Qualifying employees (those with over 2 years continuous service), have the right not to be unfairly dismissed under sections 94 and 108 of the Employment Rights Act 1996. An employer can defend a claim of unfair dismissal successfully if they can establish that the reason for the dismissal is one of five potentially fair reasons (which includes capability, conduct and some other substantial reason (SOSR)) and the Tribunal concludes that the reason for dismissal was fair in all the circumstances.
When dismissing an employee on the grounds of capability, conduct or SOSR it is important the employer acts reasonably. This means that the employer must follow a fair procedure and the principles governing procedural fairness in cases of dismissal for genuine ill-health are those established by case law.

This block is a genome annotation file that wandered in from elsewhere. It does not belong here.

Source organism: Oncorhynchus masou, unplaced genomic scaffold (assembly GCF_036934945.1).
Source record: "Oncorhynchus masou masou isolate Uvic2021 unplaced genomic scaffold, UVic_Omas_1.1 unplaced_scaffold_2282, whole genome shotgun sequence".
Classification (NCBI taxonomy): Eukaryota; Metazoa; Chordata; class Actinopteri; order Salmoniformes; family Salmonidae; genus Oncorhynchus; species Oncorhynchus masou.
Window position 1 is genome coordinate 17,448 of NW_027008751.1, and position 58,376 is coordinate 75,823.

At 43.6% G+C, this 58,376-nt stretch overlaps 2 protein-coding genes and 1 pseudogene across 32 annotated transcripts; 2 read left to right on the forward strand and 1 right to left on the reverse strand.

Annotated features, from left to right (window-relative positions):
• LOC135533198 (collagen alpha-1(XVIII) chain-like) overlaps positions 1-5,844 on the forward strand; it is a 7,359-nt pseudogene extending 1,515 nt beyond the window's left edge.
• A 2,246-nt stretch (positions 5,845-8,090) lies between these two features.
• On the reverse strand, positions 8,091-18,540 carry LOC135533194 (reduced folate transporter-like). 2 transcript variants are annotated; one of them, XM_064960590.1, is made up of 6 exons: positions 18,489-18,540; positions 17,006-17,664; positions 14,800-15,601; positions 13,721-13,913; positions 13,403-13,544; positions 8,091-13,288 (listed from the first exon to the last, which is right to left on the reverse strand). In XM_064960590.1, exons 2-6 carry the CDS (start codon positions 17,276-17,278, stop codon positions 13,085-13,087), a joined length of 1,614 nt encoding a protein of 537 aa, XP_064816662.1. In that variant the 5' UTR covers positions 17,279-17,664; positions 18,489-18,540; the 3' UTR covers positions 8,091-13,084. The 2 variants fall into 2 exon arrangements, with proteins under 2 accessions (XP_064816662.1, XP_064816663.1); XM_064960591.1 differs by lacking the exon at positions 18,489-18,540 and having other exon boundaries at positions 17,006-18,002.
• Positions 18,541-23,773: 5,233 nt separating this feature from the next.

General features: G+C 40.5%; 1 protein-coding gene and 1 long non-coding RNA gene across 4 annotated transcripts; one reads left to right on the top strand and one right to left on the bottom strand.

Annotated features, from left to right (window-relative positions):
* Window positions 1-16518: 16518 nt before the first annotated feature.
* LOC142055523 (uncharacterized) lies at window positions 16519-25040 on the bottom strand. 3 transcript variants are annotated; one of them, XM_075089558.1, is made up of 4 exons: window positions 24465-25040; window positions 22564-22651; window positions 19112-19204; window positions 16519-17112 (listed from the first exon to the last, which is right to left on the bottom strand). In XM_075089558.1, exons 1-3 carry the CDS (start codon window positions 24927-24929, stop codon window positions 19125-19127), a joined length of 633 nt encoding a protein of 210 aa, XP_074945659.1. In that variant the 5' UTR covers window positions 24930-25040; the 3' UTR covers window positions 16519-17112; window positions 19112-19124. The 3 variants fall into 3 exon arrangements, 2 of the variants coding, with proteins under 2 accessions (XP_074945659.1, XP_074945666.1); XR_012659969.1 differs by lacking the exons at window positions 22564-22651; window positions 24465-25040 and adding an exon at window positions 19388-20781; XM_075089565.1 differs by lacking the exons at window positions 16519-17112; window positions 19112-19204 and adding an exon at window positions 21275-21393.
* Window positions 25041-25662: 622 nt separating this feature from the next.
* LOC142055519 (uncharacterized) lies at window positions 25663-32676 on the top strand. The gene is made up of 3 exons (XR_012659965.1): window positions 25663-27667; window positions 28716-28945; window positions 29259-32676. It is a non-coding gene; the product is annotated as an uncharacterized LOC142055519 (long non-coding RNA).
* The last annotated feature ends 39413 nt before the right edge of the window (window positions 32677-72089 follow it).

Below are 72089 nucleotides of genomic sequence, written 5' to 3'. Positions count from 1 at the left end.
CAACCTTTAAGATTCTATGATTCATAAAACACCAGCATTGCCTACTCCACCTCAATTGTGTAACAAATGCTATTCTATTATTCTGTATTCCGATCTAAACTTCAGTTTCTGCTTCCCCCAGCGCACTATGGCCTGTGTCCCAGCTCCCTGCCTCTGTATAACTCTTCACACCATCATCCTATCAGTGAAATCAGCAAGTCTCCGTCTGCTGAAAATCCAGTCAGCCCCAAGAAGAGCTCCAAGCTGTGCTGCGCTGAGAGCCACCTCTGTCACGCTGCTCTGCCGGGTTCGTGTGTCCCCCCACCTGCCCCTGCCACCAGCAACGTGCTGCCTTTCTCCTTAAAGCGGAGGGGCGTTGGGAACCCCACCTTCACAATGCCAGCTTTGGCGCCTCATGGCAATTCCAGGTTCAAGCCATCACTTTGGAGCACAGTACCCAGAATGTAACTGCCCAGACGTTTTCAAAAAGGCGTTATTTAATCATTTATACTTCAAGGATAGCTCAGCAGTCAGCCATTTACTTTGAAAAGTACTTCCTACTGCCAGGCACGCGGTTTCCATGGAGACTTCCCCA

The leading case on fairness in ill-health dismissals made clear that the employer should establish the true medical position and consult with the employee before deciding whether to dismiss (East Lindsey District Council v Daubney).
The following factors are likely to be relevant when considering the reasonableness of the decision to dismiss:
- The nature of the employee’s illness
- The prospects of the employee returning to work and the likelihood of the recurrence of the illness
- The need for the employer to have someone doing the work
- The effect of the absences on the rest of the workforce
- The extent to which the employee was made aware of the position
- The employee’s length of service
An employer should familiarise themselves with the duties owed to their employees in relation to mental health and should be aware of claims that may arise should they not fulfil their obligations.
If you require any further guidance or support on the issues covered in this article, please get in touch with our Employment team today.
This content is correct at time of publication